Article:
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How to protect your Grow Your Own crops

Posted on April 23, 2015 by Potter & Rest

You’ve put in all the hard work weeding and digging, and now it’s time to sit back and reap the rewards from all the seeds you’ve sown and the plants your nurtured…but not if the wildlife gets there first.

Here’s how to help keep our feathered and furry friends at bay:


1. Smaller garden birds will disturb any seeds you have planted and larger ones like pigeons will peck at young shoots and brassica (cabbages, sprouts, broccoli etc) leaves.

2. Create a scarecrow with a modern twist using old or unwanted CDs as part of the display and also on wires around your veg beds as the birds will not like the reflections they create. Or use horticultural fleece as protection for cabbages and sprouts.

3. You could also use mesh tunnels over seedlings until they become more established and less likely to be attacked.


1. Deer will pretty much eat anything, not just veggies – they will also have a go at roses, shrubs and trees. There are some plants that are deer resistant so you could opt for planting up your garden with these, although that doesn’t apply to many veggies!

2. The best thing to do is erect a six foot fence but before you go for that option try stringing up some old tights stuffed with human hair as deer don’t like the smell of people.

3. Another deterrent is lion dung – sometimes available from zoos!

4. You could also try the product Grazers, which protects against rabbits, deer and pigeons. This product is harmless to people and pets and is safe to use on edible and ornamental plants.


1. Rabbits will nibble their way through pretty much all your crops given the chance. Cover your crops with wire netting or mesh and dig it in to stop them from burrowing into your veg plot.

2. Protect individual plants with homemade cloches made from clear, plastic drinking bottles with their bottoms cut off and pushed into the soil over the plant, remove the lid to allow for the air to circulate.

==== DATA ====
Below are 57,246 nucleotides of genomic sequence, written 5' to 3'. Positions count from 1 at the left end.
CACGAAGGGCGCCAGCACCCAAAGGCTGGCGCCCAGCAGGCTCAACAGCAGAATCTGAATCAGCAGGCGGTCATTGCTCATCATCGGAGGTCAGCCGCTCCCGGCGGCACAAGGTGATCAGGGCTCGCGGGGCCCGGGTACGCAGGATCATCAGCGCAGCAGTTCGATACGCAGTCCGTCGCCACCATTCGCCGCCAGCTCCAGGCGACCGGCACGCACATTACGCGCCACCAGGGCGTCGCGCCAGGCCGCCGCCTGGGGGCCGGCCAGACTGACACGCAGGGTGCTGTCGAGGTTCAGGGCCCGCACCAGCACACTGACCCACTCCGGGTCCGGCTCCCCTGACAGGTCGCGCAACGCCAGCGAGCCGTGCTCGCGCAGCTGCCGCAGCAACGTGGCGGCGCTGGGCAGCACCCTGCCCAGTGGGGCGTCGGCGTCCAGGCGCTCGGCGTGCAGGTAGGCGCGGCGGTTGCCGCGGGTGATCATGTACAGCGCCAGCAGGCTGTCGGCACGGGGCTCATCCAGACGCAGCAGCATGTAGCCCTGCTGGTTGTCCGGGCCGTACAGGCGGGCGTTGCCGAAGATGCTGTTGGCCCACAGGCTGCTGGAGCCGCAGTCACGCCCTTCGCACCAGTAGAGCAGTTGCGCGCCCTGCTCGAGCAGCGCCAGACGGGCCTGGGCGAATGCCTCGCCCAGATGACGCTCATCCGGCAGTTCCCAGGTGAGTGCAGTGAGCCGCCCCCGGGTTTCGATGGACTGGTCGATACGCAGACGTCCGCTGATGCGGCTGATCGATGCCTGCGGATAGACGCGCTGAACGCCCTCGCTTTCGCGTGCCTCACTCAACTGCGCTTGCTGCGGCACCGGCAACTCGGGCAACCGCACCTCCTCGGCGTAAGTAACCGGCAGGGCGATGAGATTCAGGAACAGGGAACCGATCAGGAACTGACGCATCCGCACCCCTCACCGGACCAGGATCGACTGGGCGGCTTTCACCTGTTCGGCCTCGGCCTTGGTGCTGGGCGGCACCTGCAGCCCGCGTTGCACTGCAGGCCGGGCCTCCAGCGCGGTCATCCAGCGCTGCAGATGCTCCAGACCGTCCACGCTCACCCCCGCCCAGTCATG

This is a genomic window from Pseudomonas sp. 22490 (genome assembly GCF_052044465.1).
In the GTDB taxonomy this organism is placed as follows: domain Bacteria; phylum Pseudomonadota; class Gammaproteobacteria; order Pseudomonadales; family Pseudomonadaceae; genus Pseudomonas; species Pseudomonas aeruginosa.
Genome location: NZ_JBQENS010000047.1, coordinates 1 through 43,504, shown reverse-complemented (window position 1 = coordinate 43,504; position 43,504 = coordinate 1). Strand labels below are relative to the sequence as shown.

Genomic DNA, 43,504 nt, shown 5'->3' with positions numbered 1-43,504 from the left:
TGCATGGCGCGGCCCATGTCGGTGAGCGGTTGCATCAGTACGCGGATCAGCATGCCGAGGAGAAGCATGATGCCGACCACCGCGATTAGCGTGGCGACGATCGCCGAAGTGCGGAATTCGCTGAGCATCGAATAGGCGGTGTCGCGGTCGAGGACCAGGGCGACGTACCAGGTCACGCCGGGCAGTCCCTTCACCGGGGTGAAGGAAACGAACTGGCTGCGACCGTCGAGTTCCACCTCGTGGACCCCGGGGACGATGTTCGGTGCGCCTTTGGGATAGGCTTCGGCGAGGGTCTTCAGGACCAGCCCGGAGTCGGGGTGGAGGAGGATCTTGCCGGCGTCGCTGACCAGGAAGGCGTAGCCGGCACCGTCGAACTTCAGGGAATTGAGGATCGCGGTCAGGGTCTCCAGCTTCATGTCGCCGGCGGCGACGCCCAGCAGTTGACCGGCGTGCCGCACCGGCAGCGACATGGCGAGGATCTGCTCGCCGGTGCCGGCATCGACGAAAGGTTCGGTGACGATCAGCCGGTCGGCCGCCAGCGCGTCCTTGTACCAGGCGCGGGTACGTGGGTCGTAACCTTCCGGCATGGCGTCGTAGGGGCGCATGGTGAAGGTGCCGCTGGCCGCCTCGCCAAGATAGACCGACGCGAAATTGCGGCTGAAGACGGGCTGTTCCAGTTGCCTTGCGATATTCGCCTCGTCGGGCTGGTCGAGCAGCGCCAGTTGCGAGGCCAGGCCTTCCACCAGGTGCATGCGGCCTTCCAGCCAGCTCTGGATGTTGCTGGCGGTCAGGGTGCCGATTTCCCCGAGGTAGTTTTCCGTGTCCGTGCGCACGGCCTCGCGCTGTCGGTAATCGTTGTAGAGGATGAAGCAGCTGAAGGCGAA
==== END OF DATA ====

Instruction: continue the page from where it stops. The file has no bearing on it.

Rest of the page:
Rats and mice

1. Rats and mice like to nibble on bigger seeds such as peas, beans and sweetcorn and they will also have a go at sprouting young veggies so it is worth sowing these in pots initially and keeping them either indoors on a sunny windowsill or under cloches until they are established.

2. Also if you have your own compost heap do not put cooked vegetables, meat or fish on it as this attracts rats.

3. Rats also gravitate to gardens that have poultry in them as their feed is a source of food for them so take care when feeding your chickens and don’t allow any food to be left hanging around for the rats.

Pets and poultry

1. Keep chickens away from your crops as they will peck them and eat them or scratch up the earth making dust baths and searching for grubs to eat.

2. Cats can often use veg patches as their toilets so this needs to be deterred – they don’t like strong citrus smells and you could use lemon essential oil soaked sticks around your plot or lay hazel pea sticks over your seedlings to protect them and the earth around them as cats won’t like walking on them.

3. For cats try these two ideas – a product called Cat Repellent and a plant called Coleus Caninus ‘Scaredy Cat’, which deters the felines from fouling. 

4. We also stock Animal Repellent to help repel domestic and other animals from fouling in your garden.

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